The Wild Card by Renée (The Cuba Press, 2019) 246pp., $35
I have a sister who was adopted. It was this unspoken thing, mostly. It was a fact that shimmered behind her eyes. The way she looked at me, our younger brother and our dad, the way she would shut down and simmer with feelings I couldn’t fathom. I went with her to meet her birth father when I was fourteen and she was nineteen. It was pretty tough. I think we had both hoped it would ease the tension in her bones but it didn’t. Something between us unravelled after that; I felt a disconnect in my sister, a resignation that floored the family house with hardwood. Reading The Wild Card by the matriarch of New Zealand literature, Renée, is like being let under the floorboards of genealogical trauma, crawling through brambles of history till we come out into the uncomfortable glare of the opening-night lights of the present.
Ruby is adopted and doesn’t know her birth parents, and this mystery runs through the book alongside a more sinister story that slowly unfurls like a tight fist holding a jewel. Our protagonist is a character who has well-disguised grief and pain. She holds this barrier up to prevent assistance and intimacy and, because of it, is palpably believable. She actively stops anyone from getting too close and pulls away at the slightest threat of disloyalty. Ruby was left in a kete at a small-town state home for children, and that is all she knows about her biological beginnings. This story is as much about the mystery of Ruby’s identity as it is about the disturbing events that unfold around her, which have followed her and continue to haunt her. Ruby is a stubborn, funny, independent and strong young woman (I say young: she’s my age, ripe 30s. I feel Renée would agree. Deal.) We don’t spend any time on her looks or on her biological clock, though we spend a fair amount of time on her affection for pies, and I’m here for it.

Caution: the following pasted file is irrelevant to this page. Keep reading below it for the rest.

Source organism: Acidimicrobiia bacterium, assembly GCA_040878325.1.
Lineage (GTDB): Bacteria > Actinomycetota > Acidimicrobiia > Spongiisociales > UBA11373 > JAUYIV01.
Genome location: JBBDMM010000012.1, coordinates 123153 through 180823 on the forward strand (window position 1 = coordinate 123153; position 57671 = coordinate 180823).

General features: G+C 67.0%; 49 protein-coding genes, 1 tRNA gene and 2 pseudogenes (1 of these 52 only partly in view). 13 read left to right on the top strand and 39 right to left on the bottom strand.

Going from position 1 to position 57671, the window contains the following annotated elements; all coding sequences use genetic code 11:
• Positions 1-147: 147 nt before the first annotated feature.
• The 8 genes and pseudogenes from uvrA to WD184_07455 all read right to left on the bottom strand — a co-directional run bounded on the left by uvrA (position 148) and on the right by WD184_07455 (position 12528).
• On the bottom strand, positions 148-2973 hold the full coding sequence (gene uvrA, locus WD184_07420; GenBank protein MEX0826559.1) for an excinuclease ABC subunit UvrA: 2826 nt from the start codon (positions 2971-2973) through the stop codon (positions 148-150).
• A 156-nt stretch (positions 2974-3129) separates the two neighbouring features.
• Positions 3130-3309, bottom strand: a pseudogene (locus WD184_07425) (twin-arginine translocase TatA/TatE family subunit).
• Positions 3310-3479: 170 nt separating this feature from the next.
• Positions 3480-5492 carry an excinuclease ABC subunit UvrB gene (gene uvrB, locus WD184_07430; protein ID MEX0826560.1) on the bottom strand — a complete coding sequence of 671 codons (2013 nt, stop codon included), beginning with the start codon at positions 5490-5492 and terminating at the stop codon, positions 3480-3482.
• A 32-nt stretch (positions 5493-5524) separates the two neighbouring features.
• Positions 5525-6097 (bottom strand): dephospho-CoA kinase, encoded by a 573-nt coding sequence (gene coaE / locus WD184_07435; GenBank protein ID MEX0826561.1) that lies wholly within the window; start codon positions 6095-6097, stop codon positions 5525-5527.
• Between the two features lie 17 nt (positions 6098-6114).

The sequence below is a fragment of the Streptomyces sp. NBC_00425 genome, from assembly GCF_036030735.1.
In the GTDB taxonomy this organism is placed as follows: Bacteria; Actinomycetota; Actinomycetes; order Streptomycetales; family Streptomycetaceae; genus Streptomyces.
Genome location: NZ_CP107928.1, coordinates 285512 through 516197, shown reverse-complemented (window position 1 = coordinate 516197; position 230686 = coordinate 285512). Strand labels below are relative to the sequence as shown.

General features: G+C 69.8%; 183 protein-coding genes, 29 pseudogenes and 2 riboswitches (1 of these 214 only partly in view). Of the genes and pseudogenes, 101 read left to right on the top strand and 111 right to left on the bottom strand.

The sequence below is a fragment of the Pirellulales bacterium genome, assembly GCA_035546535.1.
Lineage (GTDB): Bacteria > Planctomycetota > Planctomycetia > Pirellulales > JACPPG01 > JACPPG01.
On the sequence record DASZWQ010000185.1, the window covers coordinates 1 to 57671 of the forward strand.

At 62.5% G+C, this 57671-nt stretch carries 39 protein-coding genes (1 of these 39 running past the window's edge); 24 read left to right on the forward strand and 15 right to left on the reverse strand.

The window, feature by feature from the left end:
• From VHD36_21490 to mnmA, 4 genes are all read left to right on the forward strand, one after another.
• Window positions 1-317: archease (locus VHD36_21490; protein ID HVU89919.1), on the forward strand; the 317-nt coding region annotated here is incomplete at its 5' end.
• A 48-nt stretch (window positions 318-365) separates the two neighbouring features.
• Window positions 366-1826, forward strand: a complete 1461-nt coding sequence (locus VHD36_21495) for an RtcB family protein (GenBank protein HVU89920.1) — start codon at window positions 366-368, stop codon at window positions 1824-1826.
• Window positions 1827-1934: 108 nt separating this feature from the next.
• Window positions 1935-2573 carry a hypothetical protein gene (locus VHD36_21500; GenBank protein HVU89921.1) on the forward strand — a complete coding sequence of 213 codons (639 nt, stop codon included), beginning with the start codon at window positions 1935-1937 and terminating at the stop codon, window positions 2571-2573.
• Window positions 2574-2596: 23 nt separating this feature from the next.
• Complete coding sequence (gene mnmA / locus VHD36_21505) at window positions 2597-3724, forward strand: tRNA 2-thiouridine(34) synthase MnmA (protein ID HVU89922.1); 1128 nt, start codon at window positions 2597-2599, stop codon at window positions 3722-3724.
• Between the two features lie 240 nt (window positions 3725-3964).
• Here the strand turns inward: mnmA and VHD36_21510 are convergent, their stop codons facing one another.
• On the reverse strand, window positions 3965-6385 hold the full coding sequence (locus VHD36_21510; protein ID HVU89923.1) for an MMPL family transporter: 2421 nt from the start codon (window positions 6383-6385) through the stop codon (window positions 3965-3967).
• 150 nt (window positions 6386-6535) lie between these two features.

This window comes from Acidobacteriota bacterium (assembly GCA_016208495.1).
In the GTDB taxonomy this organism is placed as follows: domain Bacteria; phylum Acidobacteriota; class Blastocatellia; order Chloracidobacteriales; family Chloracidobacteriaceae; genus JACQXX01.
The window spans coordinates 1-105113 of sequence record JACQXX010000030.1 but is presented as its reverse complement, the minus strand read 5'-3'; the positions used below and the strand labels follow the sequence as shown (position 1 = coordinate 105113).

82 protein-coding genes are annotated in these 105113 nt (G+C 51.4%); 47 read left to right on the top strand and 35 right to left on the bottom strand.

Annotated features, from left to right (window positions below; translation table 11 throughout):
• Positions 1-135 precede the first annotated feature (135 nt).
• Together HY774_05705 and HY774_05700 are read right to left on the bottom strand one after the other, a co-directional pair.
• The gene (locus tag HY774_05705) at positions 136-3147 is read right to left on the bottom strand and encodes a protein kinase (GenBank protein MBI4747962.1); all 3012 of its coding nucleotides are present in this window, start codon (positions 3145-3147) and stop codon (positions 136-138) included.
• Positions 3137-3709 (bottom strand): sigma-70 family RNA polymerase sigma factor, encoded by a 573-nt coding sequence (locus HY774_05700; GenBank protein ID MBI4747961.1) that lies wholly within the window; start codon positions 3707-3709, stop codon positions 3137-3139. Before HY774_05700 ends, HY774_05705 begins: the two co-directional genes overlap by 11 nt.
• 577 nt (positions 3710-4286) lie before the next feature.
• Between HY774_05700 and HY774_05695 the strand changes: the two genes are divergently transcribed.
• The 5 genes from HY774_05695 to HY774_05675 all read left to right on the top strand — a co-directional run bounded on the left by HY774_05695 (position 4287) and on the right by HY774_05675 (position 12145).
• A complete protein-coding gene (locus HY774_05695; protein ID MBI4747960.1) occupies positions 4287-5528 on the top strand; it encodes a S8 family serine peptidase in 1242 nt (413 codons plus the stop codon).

Some things may change, she thought, but pies remain.
Ruby is a fascinating mix of things, as we all are. As a writer I know how difficult it is to create a believable, complex character, and this is something Renée has done skillfully. There were moments when Ruby felt timeless – or from another time. Her mannerisms seemed to come from another generation, though perhaps her mention of things like her ‘smartphone’ and ‘biscuit tin’ pulled me out of her authenticity momentarily. However, I then think of my own cousin Ruby – her earnestness is from our tipuna’s generation – and so Ruby of the book becomes perhaps both of us, all of us, at any time: a sign that the creation of this woman is universally relatable.
I’m fine apart from looking like a colander.
Renée doesn’t muck about. There is a sizzling entry into The Wild Card, her first novel in the crime genre. We are met with suspense, violence and murky love language all within the first chapter.
She was fizzing like a well-shaken bottle of Coke.
I’m certain I hadn’t ever read a crime novel before. I am a self-proclaimed wuss, especially with reading, as my imagination is very colourful. I turned each page a little cautiously at first, but was soon reminded that I was being led by an expert. For Renée has a way with storytelling that is like being wrapped in a warm blanket. The narrative feeds us a mystery with a near-perfect dose of intrigue and darkness.
I have learnt since that Renée cut her teeth on crime novels, which she secretly read alongside her mother. She sometimes missed an ending when a book was returned to the library before her clandestine sessions could finish.
The ravenous reader and plot-developer in Renée blossoms in this story of small-town Aotearoa. It’s a complicated community. Renée says, ‘I wanted to clothe all this in a style that played against the content.’
There are a lot of characters in this story – at times too many to hold on to. While some are beautifully developed and build empathy from the reader, there are many that I didn’t get quite enough time with; I felt that if I had, it would have led to more of a shock behind the fantastic revelations in the last part of the novel. That aside, the intriguing thing about having so many characters is that the story is busy, and like any ‘whodunnit’ mystery, you need enough characters to make it a convincingly discombobulating hunt.